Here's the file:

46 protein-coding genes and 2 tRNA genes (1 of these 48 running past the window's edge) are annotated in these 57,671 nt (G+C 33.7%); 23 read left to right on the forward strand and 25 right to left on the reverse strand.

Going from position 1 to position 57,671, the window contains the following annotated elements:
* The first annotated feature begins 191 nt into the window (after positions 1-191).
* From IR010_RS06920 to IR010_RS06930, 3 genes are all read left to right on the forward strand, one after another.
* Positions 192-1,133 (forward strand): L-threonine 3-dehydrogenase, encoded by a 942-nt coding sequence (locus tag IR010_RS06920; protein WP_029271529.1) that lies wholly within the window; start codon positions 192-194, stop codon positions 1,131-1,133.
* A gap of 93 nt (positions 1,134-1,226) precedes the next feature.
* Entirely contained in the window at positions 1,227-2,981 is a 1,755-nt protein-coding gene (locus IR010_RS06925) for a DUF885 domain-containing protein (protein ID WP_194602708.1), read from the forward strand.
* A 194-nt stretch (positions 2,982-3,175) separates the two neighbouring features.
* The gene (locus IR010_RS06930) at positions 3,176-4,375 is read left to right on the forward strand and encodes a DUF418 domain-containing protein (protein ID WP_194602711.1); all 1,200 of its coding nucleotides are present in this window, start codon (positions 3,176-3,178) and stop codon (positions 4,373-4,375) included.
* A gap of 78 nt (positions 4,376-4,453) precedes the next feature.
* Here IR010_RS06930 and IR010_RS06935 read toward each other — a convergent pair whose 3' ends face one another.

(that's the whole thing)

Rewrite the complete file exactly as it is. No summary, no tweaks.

46 protein-coding genes and 2 tRNA genes (1 of these 48 running past the window's edge) are annotated in these 57,671 nt (G+C 33.7%); 23 read left to right on the forward strand and 25 right to left on the reverse strand.

Going from position 1 to position 57,671, the window contains the following annotated elements:
* The first annotated feature begins 191 nt into the window (after positions 1-191).
* From IR010_RS06920 to IR010_RS06930, 3 genes are all read left to right on the forward strand, one after another.
* Positions 192-1,133 (forward strand): L-threonine 3-dehydrogenase, encoded by a 942-nt coding sequence (locus tag IR010_RS06920; protein WP_029271529.1) that lies wholly within the window; start codon positions 192-194, stop codon positions 1,131-1,133.
* A gap of 93 nt (positions 1,134-1,226) precedes the next feature.
* Entirely contained in the window at positions 1,227-2,981 is a 1,755-nt protein-coding gene (locus IR010_RS06925) for a DUF885 domain-containing protein (protein ID WP_194602708.1), read from the forward strand.
* A 194-nt stretch (positions 2,982-3,175) separates the two neighbouring features.
* The gene (locus IR010_RS06930) at positions 3,176-4,375 is read left to right on the forward strand and encodes a DUF418 domain-containing protein (protein ID WP_194602711.1); all 1,200 of its coding nucleotides are present in this window, start codon (positions 3,176-3,178) and stop codon (positions 4,373-4,375) included.
* A gap of 78 nt (positions 4,376-4,453) precedes the next feature.
* Here IR010_RS06930 and IR010_RS06935 read toward each other — a convergent pair whose 3' ends face one another.